It can be tempting to want to paper over the places that hurt. To look on the bright side, to put on a happy face, to focus on the positive. I do these things all of the time. But 17 Tammuz and the weeks which follow are an opportunity to let ourselves experience moments of descent, together.

17 Tamuz is a day to consider: when and how do your "walls," the boundaries of your emotional and spiritual integrity, feel breached? What is it like to feel that something painful has come through your defenses? When and how do we come to feel that the integrity of our community has been shattered? What issues, subjects, or sore spots make us feel defenseless and alone?

The tradition says that 17 Tammuz is the anniversary of the day when Moshe came down the mountain, saw the people worshipping the golden calf, and in heartbroken fury shattered the first set of stone tablets containing God's words. What are the idols our communities have fallen into holding sacred? Can we allow ourselves to grieve the ways in which our communities are not yet what we most yearn for them to be?

The point of 17 Tammuz and the Three Weeks and Tisha b'Av isn't wallowing in anger and sorrow. It's allowing ourselves to recognize the things that hurt, the places where we are broken, so that together we can emerge from those places humbled and energized to begin the climb toward the spiritual heights of the High Holidays. Descent for the sake of ascent. If we're willing and able to go down together, we build bonds of community which will lift us to greater heights when it's time to climb up.

All of the things I've just written are, I think, true every year as we reach this moment in our seasonal-liturgical cycle. Here is something which is unique to this year:

This year the 17th of Tammuz falls during the Muslim holy month of Ramadan, when our Muslim cousins are fasting from dawn to nightfall every day. (This "minor fast" in our tradition is observed in the same way -- morning to night, not 25 hours like Yom Kippur.) And this year, 17 Tammuz arises amidst tremendous bloodshed and suffering in Israel and Palestine -- the murders of the three Israeli teens Naftali Fraenkel, Gilad Sha'ar, and Eyal Yifrah; the murder of Muhammad Hussein Abu Khdeir, apparently burned alive; Hamas firing rockets into Israel (see A view from Jerusalem - Israel at war); Israel bombarding Gaza in return (see You can never be emotionally ready).

Eliaz Cohen, a poet who lives in the settlement of Gush Etzion, has suggested that in the midst of so much sorrow and violence in Israel and Palestine, Jews and Muslims can choose to consciously fast on this day in solidarity with one another, as a "Hunger Strike Against Violence." You can learn more at Fasting Together, Jews and Muslims Choose Life (FB, mostly in Hebrew) 0r War Looming: Make Fasts of 17 Tammuz and Ramadan Hunger Strikes Against Violence (English). Some of us who are the talmidim (students) of Reb Zalman are taking on this joint fast in his memory, knowing that he wept for both the children of Abraham and the children of Ibrahim.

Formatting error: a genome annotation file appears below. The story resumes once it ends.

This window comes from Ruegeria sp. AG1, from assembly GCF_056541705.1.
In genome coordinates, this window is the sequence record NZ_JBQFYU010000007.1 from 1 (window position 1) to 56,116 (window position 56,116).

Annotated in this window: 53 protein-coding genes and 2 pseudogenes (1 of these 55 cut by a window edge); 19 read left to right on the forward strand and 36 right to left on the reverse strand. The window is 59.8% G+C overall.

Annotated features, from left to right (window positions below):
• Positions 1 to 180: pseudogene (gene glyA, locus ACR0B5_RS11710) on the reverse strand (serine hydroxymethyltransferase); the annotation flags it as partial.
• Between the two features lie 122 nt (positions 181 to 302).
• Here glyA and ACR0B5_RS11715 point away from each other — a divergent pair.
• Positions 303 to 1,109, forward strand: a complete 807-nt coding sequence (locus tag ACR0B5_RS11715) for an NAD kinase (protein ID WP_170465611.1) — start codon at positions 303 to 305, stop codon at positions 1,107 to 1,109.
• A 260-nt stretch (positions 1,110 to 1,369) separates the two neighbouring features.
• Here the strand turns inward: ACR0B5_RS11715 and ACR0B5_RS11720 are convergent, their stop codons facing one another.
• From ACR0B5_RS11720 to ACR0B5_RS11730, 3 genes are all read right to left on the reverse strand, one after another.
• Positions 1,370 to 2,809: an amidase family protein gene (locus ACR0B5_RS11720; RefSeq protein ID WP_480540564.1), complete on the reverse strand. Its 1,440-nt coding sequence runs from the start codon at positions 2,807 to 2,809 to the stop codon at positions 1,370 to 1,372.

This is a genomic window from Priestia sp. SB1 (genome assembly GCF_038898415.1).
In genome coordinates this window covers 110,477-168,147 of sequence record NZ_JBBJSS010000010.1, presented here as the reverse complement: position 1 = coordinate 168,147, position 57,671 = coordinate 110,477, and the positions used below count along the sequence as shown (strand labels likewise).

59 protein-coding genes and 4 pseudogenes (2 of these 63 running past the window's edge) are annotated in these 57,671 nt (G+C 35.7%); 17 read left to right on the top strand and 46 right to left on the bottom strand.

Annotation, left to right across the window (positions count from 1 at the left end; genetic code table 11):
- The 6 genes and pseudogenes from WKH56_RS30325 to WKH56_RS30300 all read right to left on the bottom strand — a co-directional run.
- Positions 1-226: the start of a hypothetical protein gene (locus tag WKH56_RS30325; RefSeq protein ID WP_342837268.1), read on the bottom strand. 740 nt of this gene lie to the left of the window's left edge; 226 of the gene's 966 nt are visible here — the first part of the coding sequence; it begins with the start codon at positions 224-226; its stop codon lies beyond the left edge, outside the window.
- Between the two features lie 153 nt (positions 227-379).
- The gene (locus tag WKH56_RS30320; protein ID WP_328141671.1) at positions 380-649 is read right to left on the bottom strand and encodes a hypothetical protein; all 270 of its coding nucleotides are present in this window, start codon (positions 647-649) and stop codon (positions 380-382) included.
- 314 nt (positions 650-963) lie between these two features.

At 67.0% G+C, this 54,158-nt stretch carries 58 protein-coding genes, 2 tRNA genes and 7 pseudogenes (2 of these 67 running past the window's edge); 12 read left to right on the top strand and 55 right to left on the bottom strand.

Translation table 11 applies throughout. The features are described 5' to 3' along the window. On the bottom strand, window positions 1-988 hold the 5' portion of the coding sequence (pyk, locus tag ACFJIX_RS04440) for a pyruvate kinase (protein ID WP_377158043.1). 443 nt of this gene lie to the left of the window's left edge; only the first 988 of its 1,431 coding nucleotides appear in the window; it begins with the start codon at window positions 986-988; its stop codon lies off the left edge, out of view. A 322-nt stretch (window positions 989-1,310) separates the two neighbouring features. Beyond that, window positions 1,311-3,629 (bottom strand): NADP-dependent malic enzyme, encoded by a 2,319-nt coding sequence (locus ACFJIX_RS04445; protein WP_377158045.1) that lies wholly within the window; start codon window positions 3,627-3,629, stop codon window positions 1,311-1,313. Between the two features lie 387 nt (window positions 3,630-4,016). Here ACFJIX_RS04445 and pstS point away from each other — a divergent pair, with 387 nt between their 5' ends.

Whether or not you fast from food and drink on 17 Tammuz, I ask my Jewish and Israeli readers to please consider fasting from negative assumptions about our Muslim cousins and Palestinian neighbors; whether or not you are observing the Ramadan fast from food, I ask my Muslim and Palestinian readers to please consider fasting from negative assumptions about your Jewish cousins and Israeli neighbors in turn. May this minor fast day, and the following Three Weeks of opening ourselves to grief, bring us together in our low places so that together we may begin the work of building a better world.


Remembering my rebbe

Zalman-faceHow can I begin to write about Reb Zalman?

So many others knew him longer than I did. And so many others have written, and will write, about how his extraordinary life and work have shaped Jewish life today. I only knew his work for the last twenty years; I only knew him in person for ten years. Many of his students, colleagues, and friends spent a lifetime with him.

Rabbi Arthur Waskow has written, "No one else in the 20th/ 21st century  brought such new life, new thought, new joy, new depth, new breadth, new ecstasy, new groundedness, new quirkiness, into the Judaism he inherited –- and transformed." (Reb Zalman: His Light is Buried Like A Seed -- To Sprout.)

Rabbi Laura Duhan Kaplan has written, "Reb Zalman was an extraordinary individual who appeared at an extraordinary moment in time, and helped shape a response. In many ways, all of Judaism today is a renewed Judaism." (A Special Person at a Special Time: Reb Zalman's Jewish Renewal.)

Rabbi Jay Michaelson has written, "Hundreds of teachers, rabbis, cantors, and Jewish leaders found in Reb Zalman’s 'translation' of traditional Judaism into contemporary life a way to savor the blessings of Jewish life and practice, while consciously confronting those aspects of Jewish tradition which needed to be renewed — or discarded outright." (Reb Zalman, the Prophet of Both-And)

Other people have written about him wisely and well, is what I'm saying. But his teachings and his life have been so foundational to my sense of what Judaism is and can be -- I can't let his passing elapse without writing something here. Writing is how I remember, and I want to remember him. Have you ever been around someone who -- the moment you enter into their presence -- you can just feel that they really have it together, that they're tapped into something deep? Reb Zalman was one of those people.